Thermography is a technique where a thermal camera takes photos of the exterior of a building and, using different colors, denotes the areas of temperature difference. These images can indicate areas of failure in the building envelope where the air-conditioned interior air is leaking outside.

  • Field Tests
    There are several field tests that you can conduct to verify more specific locations of air and moisture infiltration. Air tests, like ASTM E783 "Standard Test Method for Field Measurement of Air Leakage Through Installed Exterior Windows and Doors", can be done on the jobsite to measure air leakage rates of installed exterior windows and doors. Similarly, smoke tests use small pens that emit smoke so you can more easily see the air movement as it gravitates towards any holes in the wall system.

    Water tests operate similarly, using either smaller spray nozzles or entire spray racks to confirm areas of leakage. Reference ASTM E1105 or ASTM E331 for more detailed information on these field test methods.

    Lastly, dew point testing, like ASTM E576 “Standard Test Method for Frost/Dew Point of Sealed Insulating Glass Units in the Vertical Position,” measures the degree of moisture in between lites of glass. Using these results, you can identify if there is a gap in the insulated glass unit that may require resealing or replacement.

Repair Options:

Depending on the cause of the window damage, you may need to conduct a wet seal repair, recaulk, replace gaskets, cover the system with an extruded silicone sheet or gasket overlay, or a combination of these methods. Work with a building envelope consultant, waterproofing specialist, or manufacturer to help identify the proper repair for your specific project. Here are the pros and cons of each method so you know what to expect:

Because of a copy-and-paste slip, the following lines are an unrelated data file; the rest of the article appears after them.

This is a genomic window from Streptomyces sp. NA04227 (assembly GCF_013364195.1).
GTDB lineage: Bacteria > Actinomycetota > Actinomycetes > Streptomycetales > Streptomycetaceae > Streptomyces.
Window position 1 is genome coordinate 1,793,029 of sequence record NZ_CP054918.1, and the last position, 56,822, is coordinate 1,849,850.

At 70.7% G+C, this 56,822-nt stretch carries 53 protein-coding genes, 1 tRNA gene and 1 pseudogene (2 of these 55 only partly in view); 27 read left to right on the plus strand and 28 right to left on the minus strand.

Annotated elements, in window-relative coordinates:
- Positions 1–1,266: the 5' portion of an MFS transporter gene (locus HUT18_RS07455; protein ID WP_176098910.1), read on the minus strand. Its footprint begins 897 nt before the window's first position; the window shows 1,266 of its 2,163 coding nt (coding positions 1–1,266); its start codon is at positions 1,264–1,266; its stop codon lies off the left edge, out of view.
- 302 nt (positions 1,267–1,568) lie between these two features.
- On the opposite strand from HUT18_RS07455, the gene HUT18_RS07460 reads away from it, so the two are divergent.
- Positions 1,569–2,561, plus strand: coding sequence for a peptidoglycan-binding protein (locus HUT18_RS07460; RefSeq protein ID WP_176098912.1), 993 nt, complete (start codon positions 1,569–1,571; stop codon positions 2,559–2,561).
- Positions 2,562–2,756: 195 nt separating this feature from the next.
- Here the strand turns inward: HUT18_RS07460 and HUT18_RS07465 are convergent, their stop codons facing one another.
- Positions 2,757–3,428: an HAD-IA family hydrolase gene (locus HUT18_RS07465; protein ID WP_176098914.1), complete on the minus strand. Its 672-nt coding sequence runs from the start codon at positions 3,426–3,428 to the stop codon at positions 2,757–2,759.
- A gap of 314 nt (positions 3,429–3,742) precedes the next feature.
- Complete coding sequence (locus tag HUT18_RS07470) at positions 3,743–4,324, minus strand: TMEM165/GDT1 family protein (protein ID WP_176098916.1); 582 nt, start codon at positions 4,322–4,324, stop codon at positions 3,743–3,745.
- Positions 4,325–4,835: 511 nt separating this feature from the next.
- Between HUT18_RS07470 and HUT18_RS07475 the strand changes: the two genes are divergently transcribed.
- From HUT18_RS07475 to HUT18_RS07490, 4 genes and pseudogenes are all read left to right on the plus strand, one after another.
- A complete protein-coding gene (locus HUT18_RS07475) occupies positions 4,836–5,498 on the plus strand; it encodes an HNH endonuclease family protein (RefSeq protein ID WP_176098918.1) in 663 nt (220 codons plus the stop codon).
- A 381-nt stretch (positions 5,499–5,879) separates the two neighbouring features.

• Wet seal repair or recaulk with silicone sealants
    • Pros:
      • Fast and affordable
      • No occupant disruption
      • When done properly, repairs could last 20+ years
    • Cons:
      • If done improperly, repair could last only 2-5 years
      • Some silicone sealants are prone to dirt collection
      • Specific removal and replacement sequence required for successful installation and performance

  • Replacing gaskets
    • Pros:
      • Replacing a gasket with same material will have similar performance life as original gasket system
      • Premium gasket materials available to improve performance life of glazing system
      • Minimal, if any, occupant disruption
      • Typically does not require the removal of the glass
      • Fast and affordable

    • Cons:
      • Depending on root cause of the original gasket failure, it can be difficult to identify the proper replacement gasket. Make sure you work with a consultant or manufacturer that is skilled in providing custom gasket profiles. Watch this video to see how a Dallas high rise office building successfully replaced its gaskets with this method.
      • Specific removal and replacement sequence required for successful installation and performance
      • Requires samples of existing gasket for manufacturer evaluation

  • Silicone sheet and silicone gasket overlay applications
    • Pros:
      • Repair typically lasts 20+ years
      • Fast and easy application
      • No occupant disruption
      • Fully encapsulates the damaged areas
      • Minimal dirt pickup
      • Can be customized for each individual project using 3D printing technology

    • Cons:
      • Could be more costly
      • May require trial and error to find the right fit

  • Window Replacement
    • Pros:
      • Removes any damaged components
      • Replaces old materials with brand new ones

    • Cons:
      • Disrupts occupants during the window removal and replacement
      • New materials and labor can be extremely costly

To prevent damage to the fenestrations and your building envelope, it is important to know what red flags to look for on your structure. From there, by using various diagnostic tools and understanding the repair options, you can find the right fit for your project and budget to maintain air- and watertight connections.